Medium roast is also characterized by being heavily favored in the United States, hence being also known as American roast. For most beginner coffee drinkers, medium roast is the most preferred as it’s considered less intense than light roast but it still retains most of the coffee’s unique and natural flavor profile. 

3. Medium-Dark Roast

Image from Coffee Affection

Temperature: 227 - 232°C (440 - 450°F)

Other Names: Continental, Viennese, Full City, Light French, Light Espresso 

There’s a small window between medium and dark roasts that’s well worth noting because of its unique flavor profile. Medium-dark roast is achieved during or right after the second crack, giving a richer and fuller flavor and body. 

Unlike light and medium roasts, medium-dark roasted beans will have some oil on the surface, which has been pulled out from the inside of the bean, because of the higher temperature and longer roasting period. That said, you may not be able to distinguish the beans’ original flavor anymore – flavor notes that are attributable from the terroir are lost and the remaining flavors come purely from the roasting process (i.e.tobacco, smoky, pepper, nutmeg). Since these flavors are ‘heavier’, they tend to overpower the ‘lighter’ flavors that are naturally occurring in the bean.

4. Dark Roast

Image from Coffee Affection

Temperature: 226 - 249°C (440 - 480°F)

Other Names: French, Espresso, Turkish, Italian, Dark French, Heavy

On the other end of the spectrum is dark roast, which is preferred more in Europe. Dark roasted beans have visible oil on the surface and have no traces of the beans’ original flavor. However, just because you can’t taste the original flavor doesn’t mean dark roasted beans are bland. 

Those who prefer dark roasts are coffee drinkers who like their coffee chocolatey, nutty, and caramel-y. Dark roast also tends to be more common among commercial roasters (like Starbucks and McDonalds) because it hides defects and creates greater consistency between coffee sourced from different farms that are blended into the same batch; this is how large coffee chains are able to get that consistent flavor across all their shops.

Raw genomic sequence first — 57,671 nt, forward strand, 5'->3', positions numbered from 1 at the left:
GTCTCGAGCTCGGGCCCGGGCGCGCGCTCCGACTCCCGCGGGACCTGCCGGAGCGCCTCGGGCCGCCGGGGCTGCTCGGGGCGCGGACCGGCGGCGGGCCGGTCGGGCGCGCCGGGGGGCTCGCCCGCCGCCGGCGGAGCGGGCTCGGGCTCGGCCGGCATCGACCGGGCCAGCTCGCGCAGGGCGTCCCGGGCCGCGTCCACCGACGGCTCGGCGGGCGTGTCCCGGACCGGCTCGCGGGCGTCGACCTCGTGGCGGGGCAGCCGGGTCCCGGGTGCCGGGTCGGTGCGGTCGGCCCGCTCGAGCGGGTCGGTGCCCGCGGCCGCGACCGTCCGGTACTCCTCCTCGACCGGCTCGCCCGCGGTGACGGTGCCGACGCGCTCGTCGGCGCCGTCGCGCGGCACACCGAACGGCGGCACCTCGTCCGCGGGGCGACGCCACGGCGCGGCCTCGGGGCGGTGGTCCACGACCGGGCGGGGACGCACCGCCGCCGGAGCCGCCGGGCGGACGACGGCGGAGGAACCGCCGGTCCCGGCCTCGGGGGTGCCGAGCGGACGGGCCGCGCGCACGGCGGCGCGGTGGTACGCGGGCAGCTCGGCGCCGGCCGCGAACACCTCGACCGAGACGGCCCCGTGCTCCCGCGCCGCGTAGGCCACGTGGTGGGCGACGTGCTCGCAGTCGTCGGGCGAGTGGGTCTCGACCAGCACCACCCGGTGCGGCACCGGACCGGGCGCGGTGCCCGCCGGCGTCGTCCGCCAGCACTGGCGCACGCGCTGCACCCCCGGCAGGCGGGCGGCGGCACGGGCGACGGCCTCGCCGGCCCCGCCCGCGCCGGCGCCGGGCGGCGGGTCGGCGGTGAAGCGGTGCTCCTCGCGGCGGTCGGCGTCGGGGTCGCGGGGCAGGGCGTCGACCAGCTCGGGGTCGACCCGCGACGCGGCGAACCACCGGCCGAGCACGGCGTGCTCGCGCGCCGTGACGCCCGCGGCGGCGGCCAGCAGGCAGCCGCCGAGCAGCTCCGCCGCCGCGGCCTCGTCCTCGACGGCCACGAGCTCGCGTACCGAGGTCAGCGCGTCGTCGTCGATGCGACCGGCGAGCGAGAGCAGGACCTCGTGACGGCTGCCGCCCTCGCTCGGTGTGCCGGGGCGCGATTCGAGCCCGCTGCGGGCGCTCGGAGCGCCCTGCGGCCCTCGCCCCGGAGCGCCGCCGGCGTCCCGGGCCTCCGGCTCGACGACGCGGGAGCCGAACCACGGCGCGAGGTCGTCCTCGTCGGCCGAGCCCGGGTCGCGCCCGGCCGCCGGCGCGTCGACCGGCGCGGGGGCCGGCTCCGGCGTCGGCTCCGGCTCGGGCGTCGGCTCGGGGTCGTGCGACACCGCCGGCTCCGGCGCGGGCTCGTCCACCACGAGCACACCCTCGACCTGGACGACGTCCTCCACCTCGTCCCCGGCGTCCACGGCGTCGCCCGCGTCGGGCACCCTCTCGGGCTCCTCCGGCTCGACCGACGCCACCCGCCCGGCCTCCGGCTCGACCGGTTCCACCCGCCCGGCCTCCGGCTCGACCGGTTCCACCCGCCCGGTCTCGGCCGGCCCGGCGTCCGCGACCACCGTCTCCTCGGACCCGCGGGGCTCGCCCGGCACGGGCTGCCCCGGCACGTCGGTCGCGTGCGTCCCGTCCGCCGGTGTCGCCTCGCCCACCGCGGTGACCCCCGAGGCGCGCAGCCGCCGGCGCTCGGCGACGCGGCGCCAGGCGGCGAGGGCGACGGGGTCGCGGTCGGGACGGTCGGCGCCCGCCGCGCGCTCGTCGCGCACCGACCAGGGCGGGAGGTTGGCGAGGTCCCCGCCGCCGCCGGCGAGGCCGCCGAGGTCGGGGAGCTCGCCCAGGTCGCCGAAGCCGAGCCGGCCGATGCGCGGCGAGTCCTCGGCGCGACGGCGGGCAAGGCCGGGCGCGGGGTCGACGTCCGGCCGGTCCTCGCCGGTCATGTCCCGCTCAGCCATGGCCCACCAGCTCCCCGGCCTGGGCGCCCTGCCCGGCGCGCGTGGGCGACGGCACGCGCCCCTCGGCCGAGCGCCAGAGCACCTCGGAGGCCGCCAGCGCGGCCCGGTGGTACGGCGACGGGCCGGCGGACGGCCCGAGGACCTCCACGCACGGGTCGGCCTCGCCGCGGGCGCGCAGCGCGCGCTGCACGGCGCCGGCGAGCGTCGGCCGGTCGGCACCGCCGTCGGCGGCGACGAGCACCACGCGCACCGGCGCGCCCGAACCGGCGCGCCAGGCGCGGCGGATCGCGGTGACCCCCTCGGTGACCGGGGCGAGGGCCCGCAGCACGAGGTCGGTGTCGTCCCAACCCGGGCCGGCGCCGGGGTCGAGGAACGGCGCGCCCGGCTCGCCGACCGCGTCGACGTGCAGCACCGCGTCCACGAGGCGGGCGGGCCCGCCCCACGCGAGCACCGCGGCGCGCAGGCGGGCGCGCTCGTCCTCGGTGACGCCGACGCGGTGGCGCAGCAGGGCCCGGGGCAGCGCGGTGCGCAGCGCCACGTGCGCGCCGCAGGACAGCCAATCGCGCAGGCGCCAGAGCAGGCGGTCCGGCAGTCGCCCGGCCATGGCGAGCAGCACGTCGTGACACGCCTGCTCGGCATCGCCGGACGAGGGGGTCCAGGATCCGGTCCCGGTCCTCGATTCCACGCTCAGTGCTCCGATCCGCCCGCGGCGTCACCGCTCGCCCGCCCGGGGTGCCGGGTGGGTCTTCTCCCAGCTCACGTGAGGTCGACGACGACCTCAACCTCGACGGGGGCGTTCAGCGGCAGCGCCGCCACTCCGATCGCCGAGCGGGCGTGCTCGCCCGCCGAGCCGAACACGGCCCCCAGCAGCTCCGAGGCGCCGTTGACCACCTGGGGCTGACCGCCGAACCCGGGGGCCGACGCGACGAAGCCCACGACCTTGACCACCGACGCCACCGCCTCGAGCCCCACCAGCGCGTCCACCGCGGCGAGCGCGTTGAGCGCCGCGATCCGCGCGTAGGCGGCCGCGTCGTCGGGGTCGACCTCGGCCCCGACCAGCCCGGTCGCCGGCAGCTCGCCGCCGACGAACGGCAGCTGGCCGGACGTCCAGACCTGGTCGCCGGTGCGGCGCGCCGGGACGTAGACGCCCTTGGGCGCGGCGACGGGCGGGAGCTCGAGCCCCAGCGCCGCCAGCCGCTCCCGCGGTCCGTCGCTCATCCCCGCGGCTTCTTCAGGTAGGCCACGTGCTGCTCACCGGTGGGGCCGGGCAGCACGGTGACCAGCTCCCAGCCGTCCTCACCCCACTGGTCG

Fun fact: the French roast is considered the darkest roast there is with a roasting temperature of 482°F, giving that pronounced smoky flavor. Just take note, however, that anything roasted beyond that temperature would just burn the oils and sugar of the beans away (that would be considered ‘burnt’ coffee rather than dark roast).

Given the level of expertise of professional roasters these days, you can definitely expect to encounter an even wider variety of roasting levels.

While it can be rather confusing and overwhelming at times, we highly recommend exploring specialty coffee beans from each of these 4 primary roast types as a starting point. You can choose to taste them in succession or perhaps try light and then dark in the same sitting to understand the nuances. You’d be surprised by the stark differences in flavor and aroma of each roast, even if it’s the exact same bean. This adds to the beautiful spectrum of possible flavors you can encounter in coffee, and as always we encourage you to give them all a try to see which you enjoy more (you won’t know until you try 😉).